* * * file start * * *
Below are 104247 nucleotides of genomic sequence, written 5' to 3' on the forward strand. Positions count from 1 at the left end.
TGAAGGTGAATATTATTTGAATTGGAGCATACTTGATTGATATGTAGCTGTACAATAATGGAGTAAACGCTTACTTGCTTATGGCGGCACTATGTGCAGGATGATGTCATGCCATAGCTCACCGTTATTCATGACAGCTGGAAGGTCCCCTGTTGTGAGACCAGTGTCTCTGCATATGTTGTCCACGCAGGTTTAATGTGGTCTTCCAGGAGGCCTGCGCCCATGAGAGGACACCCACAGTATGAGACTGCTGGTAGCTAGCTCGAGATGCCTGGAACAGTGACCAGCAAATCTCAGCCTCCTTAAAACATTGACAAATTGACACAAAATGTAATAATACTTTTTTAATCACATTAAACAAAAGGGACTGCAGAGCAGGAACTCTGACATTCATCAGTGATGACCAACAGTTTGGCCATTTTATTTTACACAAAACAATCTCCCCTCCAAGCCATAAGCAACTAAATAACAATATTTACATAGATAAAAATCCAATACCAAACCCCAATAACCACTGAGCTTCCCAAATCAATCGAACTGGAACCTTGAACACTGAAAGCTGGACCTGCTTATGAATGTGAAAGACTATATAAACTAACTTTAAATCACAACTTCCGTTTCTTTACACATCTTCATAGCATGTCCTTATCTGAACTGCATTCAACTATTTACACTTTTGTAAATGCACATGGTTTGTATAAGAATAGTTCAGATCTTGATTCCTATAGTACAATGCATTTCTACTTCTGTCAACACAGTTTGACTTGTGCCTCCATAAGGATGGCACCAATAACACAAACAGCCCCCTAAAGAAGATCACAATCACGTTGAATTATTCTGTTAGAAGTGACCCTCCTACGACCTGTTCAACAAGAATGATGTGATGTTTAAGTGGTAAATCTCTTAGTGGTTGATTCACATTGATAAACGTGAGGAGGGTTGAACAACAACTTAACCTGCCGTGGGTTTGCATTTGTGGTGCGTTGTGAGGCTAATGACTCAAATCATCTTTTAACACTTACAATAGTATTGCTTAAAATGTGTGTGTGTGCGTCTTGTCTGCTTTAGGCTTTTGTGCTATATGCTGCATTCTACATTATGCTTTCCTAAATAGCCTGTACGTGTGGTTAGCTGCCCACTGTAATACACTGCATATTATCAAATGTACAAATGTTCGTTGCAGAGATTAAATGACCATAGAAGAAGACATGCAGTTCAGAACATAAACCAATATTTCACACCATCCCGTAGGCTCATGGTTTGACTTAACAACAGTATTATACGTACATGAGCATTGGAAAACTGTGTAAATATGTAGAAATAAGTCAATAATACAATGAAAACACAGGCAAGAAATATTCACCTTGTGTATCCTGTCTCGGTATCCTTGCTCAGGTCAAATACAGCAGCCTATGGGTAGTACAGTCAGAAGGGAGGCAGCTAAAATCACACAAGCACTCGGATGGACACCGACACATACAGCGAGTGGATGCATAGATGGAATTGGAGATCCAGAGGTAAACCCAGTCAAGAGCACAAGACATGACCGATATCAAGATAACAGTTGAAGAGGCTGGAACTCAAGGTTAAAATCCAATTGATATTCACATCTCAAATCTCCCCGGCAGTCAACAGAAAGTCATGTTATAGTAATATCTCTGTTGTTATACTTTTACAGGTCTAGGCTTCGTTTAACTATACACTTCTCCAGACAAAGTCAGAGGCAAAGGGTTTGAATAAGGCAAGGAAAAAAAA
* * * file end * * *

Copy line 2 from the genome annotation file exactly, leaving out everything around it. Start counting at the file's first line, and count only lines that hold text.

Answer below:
TGAAGGTGAATATTATTTGAATTGGAGCATACTTGATTGATATGTAGCTGTACAATAATGGAGTAAACGCTTACTTGCTTATGGCGGCACTATGTGCAGGATGATGTCATGCCATAGCTCACCGTTATTCATGACAGCTGGAAGGTCCCCTGTTGTGAGACCAGTGTCTCTGCATATGTTGTCCACGCAGGTTTAATGTGGTCTTCCAGGAGGCCTGCGCCCATGAGAGGACACCCACAGTATGAGACTGCTGGTAGCTAGCTCGAGATGCCTGGAACAGTGACCAGCAAATCTCAGCCTCCTTAAAACATTGACAAATTGACACAAAATGTAATAATACTTTTTTAATCACATTAAACAAAAGGGACTGCAGAGCAGGAACTCTGACATTCATCAGTGATGACCAACAGTTTGGCCATTTTATTTTACACAAAACAATCTCCCCTCCAAGCCATAAGCAACTAAATAACAATATTTACATAGATAAAAATCCAATACCAAACCCCAATAACCACTGAGCTTCCCAAATCAATCGAACTGGAACCTTGAACACTGAAAGCTGGACCTGCTTATGAATGTGAAAGACTATATAAACTAACTTTAAATCACAACTTCCGTTTCTTTACACATCTTCATAGCATGTCCTTATCTGAACTGCATTCAACTATTTACACTTTTGTAAATGCACATGGTTTGTATAAGAATAGTTCAGATCTTGATTCCTATAGTACAATGCATTTCTACTTCTGTCAACACAGTTTGACTTGTGCCTCCATAAGGATGGCACCAATAACACAAACAGCCCCCTAAAGAAGATCACAATCACGTTGAATTATTCTGTTAGAAGTGACCCTCCTACGACCTGTTCAACAAGAATGATGTGATGTTTAAGTGGTAAATCTCTTAGTGGTTGATTCACATTGATAAACGTGAGGAGGGTTGAACAACAACTTAACCTGCCGTGGGTTTGCATTTGTGGTGCGTTGTGAGGCTAATGACTCAAATCATCTTTTAACACTTACAATAGTATTGCTTAAAATGTGTGTGTGTGCGTCTTGTCTGCTTTAGGCTTTTGTGCTATATGCTGCATTCTACATTATGCTTTCCTAAATAGCCTGTACGTGTGGTTAGCTGCCCACTGTAATACACTGCATATTATCAAATGTACAAATGTTCGTTGCAGAGATTAAATGACCATAGAAGAAGACATGCAGTTCAGAACATAAACCAATATTTCACACCATCCCGTAGGCTCATGGTTTGACTTAACAACAGTATTATACGTACATGAGCATTGGAAAACTGTGTAAATATGTAGAAATAAGTCAATAATACAATGAAAACACAGGCAAGAAATATTCACCTTGTGTATCCTGTCTCGGTATCCTTGCTCAGGTCAAATACAGCAGCCTATGGGTAGTACAGTCAGAAGGGAGGCAGCTAAAATCACACAAGCACTCGGATGGACACCGACACATACAGCGAGTGGATGCATAGATGGAATTGGAGATCCAGAGGTAAACCCAGTCAAGAGCACAAGACATGACCGATATCAAGATAACAGTTGAAGAGGCTGGAACTCAAGGTTAAAATCCAATTGATATTCACATCTCAAATCTCCCCGGCAGTCAACAGAAAGTCATGTTATAGTAATATCTCTGTTGTTATACTTTTACAGGTCTAGGCTTCGTTTAACTATACACTTCTCCAGACAAAGTCAGAGGCAAAGGGTTTGAATAAGGCAAGGAAAAAAAA